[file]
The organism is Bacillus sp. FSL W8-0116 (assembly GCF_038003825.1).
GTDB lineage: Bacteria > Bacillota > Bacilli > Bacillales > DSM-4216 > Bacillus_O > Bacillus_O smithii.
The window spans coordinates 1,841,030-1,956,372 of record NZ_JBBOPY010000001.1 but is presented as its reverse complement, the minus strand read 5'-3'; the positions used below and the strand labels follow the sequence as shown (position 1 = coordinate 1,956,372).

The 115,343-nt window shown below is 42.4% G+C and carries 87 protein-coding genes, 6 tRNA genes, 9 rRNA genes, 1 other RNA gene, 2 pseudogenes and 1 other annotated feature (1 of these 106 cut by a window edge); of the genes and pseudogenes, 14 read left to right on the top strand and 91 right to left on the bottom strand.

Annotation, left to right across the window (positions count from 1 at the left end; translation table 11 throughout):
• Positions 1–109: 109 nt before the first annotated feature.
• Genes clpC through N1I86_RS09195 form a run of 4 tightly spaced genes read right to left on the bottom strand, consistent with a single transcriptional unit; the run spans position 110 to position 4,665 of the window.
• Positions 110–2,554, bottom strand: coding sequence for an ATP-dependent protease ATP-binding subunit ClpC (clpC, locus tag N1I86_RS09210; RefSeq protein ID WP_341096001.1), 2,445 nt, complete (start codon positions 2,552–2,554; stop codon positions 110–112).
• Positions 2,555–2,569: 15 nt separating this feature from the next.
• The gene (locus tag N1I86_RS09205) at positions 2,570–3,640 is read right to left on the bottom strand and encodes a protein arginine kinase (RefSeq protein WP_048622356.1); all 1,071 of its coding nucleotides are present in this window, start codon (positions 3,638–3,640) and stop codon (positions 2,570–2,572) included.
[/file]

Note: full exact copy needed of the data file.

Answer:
The organism is Bacillus sp. FSL W8-0116 (assembly GCF_038003825.1).
GTDB lineage: Bacteria > Bacillota > Bacilli > Bacillales > DSM-4216 > Bacillus_O > Bacillus_O smithii.
The window spans coordinates 1,841,030-1,956,372 of record NZ_JBBOPY010000001.1 but is presented as its reverse complement, the minus strand read 5'-3'; the positions used below and the strand labels follow the sequence as shown (position 1 = coordinate 1,956,372).

The 115,343-nt window shown below is 42.4% G+C and carries 87 protein-coding genes, 6 tRNA genes, 9 rRNA genes, 1 other RNA gene, 2 pseudogenes and 1 other annotated feature (1 of these 106 cut by a window edge); of the genes and pseudogenes, 14 read left to right on the top strand and 91 right to left on the bottom strand.

Annotation, left to right across the window (positions count from 1 at the left end; translation table 11 throughout):
• Positions 1–109: 109 nt before the first annotated feature.
• Genes clpC through N1I86_RS09195 form a run of 4 tightly spaced genes read right to left on the bottom strand, consistent with a single transcriptional unit; the run spans position 110 to position 4,665 of the window.
• Positions 110–2,554, bottom strand: coding sequence for an ATP-dependent protease ATP-binding subunit ClpC (clpC, locus tag N1I86_RS09210; RefSeq protein ID WP_341096001.1), 2,445 nt, complete (start codon positions 2,552–2,554; stop codon positions 110–112).
• Positions 2,555–2,569: 15 nt separating this feature from the next.
• The gene (locus tag N1I86_RS09205) at positions 2,570–3,640 is read right to left on the bottom strand and encodes a protein arginine kinase (RefSeq protein WP_048622356.1); all 1,071 of its coding nucleotides are present in this window, start codon (positions 3,638–3,640) and stop codon (positions 2,570–2,572) included.